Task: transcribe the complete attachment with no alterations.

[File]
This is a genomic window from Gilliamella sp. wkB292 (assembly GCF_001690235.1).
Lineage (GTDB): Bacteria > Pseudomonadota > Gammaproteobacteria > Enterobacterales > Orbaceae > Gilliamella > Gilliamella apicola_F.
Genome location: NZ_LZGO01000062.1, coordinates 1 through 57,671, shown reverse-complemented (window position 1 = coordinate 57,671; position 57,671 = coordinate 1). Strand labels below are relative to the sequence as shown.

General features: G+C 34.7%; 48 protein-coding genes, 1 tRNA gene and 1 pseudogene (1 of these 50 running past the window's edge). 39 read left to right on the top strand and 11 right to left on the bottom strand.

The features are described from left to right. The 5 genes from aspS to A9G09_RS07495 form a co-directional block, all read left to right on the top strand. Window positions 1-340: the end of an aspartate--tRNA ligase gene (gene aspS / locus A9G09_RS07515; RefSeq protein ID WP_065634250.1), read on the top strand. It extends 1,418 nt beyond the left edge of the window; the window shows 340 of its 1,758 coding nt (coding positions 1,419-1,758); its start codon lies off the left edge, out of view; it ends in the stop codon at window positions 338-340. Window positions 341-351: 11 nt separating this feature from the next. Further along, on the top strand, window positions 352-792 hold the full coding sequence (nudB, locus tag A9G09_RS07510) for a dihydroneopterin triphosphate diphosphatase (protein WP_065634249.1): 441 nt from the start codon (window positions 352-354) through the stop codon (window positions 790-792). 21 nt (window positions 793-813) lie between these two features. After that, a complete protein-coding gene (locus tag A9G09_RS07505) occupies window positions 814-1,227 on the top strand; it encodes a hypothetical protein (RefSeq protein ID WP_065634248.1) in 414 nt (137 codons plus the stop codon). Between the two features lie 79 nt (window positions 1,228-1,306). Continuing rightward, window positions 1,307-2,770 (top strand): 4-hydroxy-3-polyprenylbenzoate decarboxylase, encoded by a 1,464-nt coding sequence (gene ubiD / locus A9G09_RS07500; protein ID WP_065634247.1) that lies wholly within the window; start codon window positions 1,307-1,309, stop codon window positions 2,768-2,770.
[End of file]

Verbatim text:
This is a genomic window from Gilliamella sp. wkB292 (assembly GCF_001690235.1).
Lineage (GTDB): Bacteria > Pseudomonadota > Gammaproteobacteria > Enterobacterales > Orbaceae > Gilliamella > Gilliamella apicola_F.
Genome location: NZ_LZGO01000062.1, coordinates 1 through 57,671, shown reverse-complemented (window position 1 = coordinate 57,671; position 57,671 = coordinate 1). Strand labels below are relative to the sequence as shown.

General features: G+C 34.7%; 48 protein-coding genes, 1 tRNA gene and 1 pseudogene (1 of these 50 running past the window's edge). 39 read left to right on the top strand and 11 right to left on the bottom strand.

The features are described from left to right. The 5 genes from aspS to A9G09_RS07495 form a co-directional block, all read left to right on the top strand. Window positions 1-340: the end of an aspartate--tRNA ligase gene (gene aspS / locus A9G09_RS07515; RefSeq protein ID WP_065634250.1), read on the top strand. It extends 1,418 nt beyond the left edge of the window; the window shows 340 of its 1,758 coding nt (coding positions 1,419-1,758); its start codon lies off the left edge, out of view; it ends in the stop codon at window positions 338-340. Window positions 341-351: 11 nt separating this feature from the next. Further along, on the top strand, window positions 352-792 hold the full coding sequence (nudB, locus tag A9G09_RS07510) for a dihydroneopterin triphosphate diphosphatase (protein WP_065634249.1): 441 nt from the start codon (window positions 352-354) through the stop codon (window positions 790-792). 21 nt (window positions 793-813) lie between these two features. After that, a complete protein-coding gene (locus tag A9G09_RS07505) occupies window positions 814-1,227 on the top strand; it encodes a hypothetical protein (RefSeq protein ID WP_065634248.1) in 414 nt (137 codons plus the stop codon). Between the two features lie 79 nt (window positions 1,228-1,306). Continuing rightward, window positions 1,307-2,770 (top strand): 4-hydroxy-3-polyprenylbenzoate decarboxylase, encoded by a 1,464-nt coding sequence (gene ubiD / locus A9G09_RS07500; protein ID WP_065634247.1) that lies wholly within the window; start codon window positions 1,307-1,309, stop codon window positions 2,768-2,770.